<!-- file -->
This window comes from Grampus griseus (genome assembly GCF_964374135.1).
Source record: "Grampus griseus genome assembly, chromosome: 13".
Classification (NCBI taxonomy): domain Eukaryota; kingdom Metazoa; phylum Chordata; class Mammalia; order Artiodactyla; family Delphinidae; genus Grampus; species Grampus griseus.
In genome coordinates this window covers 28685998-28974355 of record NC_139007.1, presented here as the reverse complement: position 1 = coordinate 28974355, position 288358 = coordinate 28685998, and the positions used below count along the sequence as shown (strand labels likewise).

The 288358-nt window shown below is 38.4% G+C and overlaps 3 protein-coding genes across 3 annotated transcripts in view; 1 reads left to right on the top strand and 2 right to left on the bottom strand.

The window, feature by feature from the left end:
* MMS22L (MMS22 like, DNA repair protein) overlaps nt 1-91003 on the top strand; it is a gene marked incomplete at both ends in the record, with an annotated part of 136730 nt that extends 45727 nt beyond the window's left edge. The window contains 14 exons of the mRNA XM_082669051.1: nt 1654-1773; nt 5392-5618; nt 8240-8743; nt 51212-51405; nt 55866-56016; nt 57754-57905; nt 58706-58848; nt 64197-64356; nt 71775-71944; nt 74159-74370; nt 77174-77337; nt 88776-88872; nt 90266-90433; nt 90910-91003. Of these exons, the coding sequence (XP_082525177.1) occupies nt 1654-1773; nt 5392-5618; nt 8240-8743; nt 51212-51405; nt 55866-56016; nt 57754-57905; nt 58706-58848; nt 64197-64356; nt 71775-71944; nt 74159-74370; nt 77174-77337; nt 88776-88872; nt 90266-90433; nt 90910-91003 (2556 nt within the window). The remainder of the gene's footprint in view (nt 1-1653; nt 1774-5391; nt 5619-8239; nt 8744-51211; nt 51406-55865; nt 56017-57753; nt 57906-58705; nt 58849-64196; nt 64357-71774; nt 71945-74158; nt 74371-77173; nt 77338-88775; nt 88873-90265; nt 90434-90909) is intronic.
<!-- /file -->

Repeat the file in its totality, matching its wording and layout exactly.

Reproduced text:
This window comes from Grampus griseus (genome assembly GCF_964374135.1).
Source record: "Grampus griseus genome assembly, chromosome: 13".
Classification (NCBI taxonomy): domain Eukaryota; kingdom Metazoa; phylum Chordata; class Mammalia; order Artiodactyla; family Delphinidae; genus Grampus; species Grampus griseus.
In genome coordinates this window covers 28685998-28974355 of record NC_139007.1, presented here as the reverse complement: position 1 = coordinate 28974355, position 288358 = coordinate 28685998, and the positions used below count along the sequence as shown (strand labels likewise).

The 288358-nt window shown below is 38.4% G+C and overlaps 3 protein-coding genes across 3 annotated transcripts in view; 1 reads left to right on the top strand and 2 right to left on the bottom strand.

The window, feature by feature from the left end:
* MMS22L (MMS22 like, DNA repair protein) overlaps nt 1-91003 on the top strand; it is a gene marked incomplete at both ends in the record, with an annotated part of 136730 nt that extends 45727 nt beyond the window's left edge. The window contains 14 exons of the mRNA XM_082669051.1: nt 1654-1773; nt 5392-5618; nt 8240-8743; nt 51212-51405; nt 55866-56016; nt 57754-57905; nt 58706-58848; nt 64197-64356; nt 71775-71944; nt 74159-74370; nt 77174-77337; nt 88776-88872; nt 90266-90433; nt 90910-91003. Of these exons, the coding sequence (XP_082525177.1) occupies nt 1654-1773; nt 5392-5618; nt 8240-8743; nt 51212-51405; nt 55866-56016; nt 57754-57905; nt 58706-58848; nt 64197-64356; nt 71775-71944; nt 74159-74370; nt 77174-77337; nt 88776-88872; nt 90266-90433; nt 90910-91003 (2556 nt within the window). The remainder of the gene's footprint in view (nt 1-1653; nt 1774-5391; nt 5619-8239; nt 8744-51211; nt 51406-55865; nt 56017-57753; nt 57906-58705; nt 58849-64196; nt 64357-71774; nt 71945-74158; nt 74371-77173; nt 77338-88775; nt 88873-90265; nt 90434-90909) is intronic.